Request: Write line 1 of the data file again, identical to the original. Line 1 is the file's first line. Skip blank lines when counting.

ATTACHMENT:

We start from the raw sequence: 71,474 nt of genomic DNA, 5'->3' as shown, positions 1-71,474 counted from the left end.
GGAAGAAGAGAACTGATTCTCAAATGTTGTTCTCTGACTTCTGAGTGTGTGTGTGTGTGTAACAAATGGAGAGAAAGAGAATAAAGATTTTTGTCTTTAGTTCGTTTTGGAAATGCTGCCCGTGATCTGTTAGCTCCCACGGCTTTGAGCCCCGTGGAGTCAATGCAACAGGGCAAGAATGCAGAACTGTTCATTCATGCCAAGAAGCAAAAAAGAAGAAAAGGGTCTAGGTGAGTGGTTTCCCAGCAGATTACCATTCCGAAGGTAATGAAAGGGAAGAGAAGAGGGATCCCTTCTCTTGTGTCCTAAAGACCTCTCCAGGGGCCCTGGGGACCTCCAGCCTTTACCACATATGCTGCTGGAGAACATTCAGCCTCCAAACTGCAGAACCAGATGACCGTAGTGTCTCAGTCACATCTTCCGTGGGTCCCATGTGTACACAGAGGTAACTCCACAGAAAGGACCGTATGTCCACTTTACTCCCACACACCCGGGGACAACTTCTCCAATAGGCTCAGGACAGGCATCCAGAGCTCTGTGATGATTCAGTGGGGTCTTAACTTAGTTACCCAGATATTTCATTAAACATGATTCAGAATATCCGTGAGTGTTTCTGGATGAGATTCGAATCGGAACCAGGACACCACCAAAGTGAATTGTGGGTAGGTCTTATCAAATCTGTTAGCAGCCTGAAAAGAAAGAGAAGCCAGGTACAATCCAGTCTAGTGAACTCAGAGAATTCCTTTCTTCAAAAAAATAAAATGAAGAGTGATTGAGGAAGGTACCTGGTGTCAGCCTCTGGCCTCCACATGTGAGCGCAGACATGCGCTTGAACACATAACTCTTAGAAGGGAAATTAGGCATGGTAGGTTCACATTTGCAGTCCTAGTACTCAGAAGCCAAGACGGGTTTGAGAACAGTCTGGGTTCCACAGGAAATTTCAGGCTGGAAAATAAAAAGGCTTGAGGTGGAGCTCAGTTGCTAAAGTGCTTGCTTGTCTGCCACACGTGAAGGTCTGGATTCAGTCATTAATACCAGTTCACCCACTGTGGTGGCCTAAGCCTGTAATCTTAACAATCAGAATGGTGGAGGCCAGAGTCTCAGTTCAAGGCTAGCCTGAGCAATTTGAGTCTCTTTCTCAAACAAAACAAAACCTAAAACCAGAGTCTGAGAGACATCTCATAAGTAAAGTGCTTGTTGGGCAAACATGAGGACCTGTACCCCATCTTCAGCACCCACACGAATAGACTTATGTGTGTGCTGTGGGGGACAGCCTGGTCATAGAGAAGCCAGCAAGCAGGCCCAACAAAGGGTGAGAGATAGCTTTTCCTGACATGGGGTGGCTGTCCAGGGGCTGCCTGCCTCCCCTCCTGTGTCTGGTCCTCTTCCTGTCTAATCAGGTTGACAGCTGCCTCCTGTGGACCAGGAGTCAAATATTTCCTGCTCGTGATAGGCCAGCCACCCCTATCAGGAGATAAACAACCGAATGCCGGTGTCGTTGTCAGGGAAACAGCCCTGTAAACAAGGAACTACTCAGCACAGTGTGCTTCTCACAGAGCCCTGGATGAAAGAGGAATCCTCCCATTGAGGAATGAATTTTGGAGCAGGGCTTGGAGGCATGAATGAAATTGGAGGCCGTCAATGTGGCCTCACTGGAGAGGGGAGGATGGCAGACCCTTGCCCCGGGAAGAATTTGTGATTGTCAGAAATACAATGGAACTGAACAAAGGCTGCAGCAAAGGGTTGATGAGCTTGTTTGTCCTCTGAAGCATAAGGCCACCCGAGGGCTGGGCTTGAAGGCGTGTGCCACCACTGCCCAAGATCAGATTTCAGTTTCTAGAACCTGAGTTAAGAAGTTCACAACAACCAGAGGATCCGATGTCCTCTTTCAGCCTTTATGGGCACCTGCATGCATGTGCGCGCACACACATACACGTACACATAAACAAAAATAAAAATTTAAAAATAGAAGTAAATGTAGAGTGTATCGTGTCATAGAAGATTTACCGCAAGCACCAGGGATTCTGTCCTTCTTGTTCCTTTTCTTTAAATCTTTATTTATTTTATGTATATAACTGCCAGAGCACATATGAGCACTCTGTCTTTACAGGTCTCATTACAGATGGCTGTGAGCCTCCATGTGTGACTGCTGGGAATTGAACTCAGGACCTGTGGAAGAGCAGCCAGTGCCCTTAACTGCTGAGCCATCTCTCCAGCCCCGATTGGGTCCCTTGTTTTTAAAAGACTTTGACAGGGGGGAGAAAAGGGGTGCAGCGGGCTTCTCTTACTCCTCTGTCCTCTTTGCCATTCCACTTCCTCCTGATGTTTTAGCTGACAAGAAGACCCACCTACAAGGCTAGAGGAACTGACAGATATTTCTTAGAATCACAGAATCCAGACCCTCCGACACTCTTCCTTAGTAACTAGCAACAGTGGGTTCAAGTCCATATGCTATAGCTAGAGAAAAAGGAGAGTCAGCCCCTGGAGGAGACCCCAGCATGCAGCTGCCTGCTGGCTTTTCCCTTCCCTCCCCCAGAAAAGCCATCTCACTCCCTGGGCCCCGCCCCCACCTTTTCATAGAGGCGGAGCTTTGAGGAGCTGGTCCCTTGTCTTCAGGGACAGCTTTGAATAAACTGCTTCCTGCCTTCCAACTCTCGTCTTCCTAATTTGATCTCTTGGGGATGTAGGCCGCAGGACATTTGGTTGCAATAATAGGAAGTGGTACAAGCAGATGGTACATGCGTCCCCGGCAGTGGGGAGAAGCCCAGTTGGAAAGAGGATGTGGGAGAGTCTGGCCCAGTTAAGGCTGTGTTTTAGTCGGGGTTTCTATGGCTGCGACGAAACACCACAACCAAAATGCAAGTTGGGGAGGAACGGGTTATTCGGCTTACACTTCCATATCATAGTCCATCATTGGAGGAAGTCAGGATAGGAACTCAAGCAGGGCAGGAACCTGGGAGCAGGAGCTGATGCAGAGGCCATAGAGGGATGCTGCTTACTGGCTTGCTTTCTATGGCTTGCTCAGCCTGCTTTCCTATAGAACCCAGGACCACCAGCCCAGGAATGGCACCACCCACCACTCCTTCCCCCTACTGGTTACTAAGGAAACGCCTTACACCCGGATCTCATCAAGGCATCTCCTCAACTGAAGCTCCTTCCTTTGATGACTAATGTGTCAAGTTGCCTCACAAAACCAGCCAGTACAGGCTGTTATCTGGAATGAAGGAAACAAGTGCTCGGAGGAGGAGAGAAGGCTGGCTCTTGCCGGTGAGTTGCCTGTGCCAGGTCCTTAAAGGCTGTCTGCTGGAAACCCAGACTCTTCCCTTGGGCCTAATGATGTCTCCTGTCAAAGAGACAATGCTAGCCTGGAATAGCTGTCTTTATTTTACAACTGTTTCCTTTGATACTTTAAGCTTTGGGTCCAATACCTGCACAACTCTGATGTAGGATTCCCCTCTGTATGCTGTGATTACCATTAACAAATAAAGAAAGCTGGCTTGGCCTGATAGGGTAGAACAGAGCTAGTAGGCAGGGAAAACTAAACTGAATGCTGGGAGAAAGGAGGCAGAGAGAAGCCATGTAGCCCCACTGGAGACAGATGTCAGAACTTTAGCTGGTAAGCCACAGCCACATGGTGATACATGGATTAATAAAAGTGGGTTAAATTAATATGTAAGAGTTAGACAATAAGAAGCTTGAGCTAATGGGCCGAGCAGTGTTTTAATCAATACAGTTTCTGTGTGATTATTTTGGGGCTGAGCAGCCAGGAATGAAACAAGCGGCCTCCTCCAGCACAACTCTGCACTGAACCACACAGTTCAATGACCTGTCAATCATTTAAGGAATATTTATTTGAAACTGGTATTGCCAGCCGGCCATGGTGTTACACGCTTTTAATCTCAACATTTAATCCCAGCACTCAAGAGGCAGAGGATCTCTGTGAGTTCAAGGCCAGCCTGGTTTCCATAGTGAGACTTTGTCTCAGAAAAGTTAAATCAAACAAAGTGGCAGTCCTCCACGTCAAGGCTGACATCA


We start from the raw sequence: 71,474 nt of genomic DNA, 5'->3' as shown, positions 1-71,474 counted from the left end.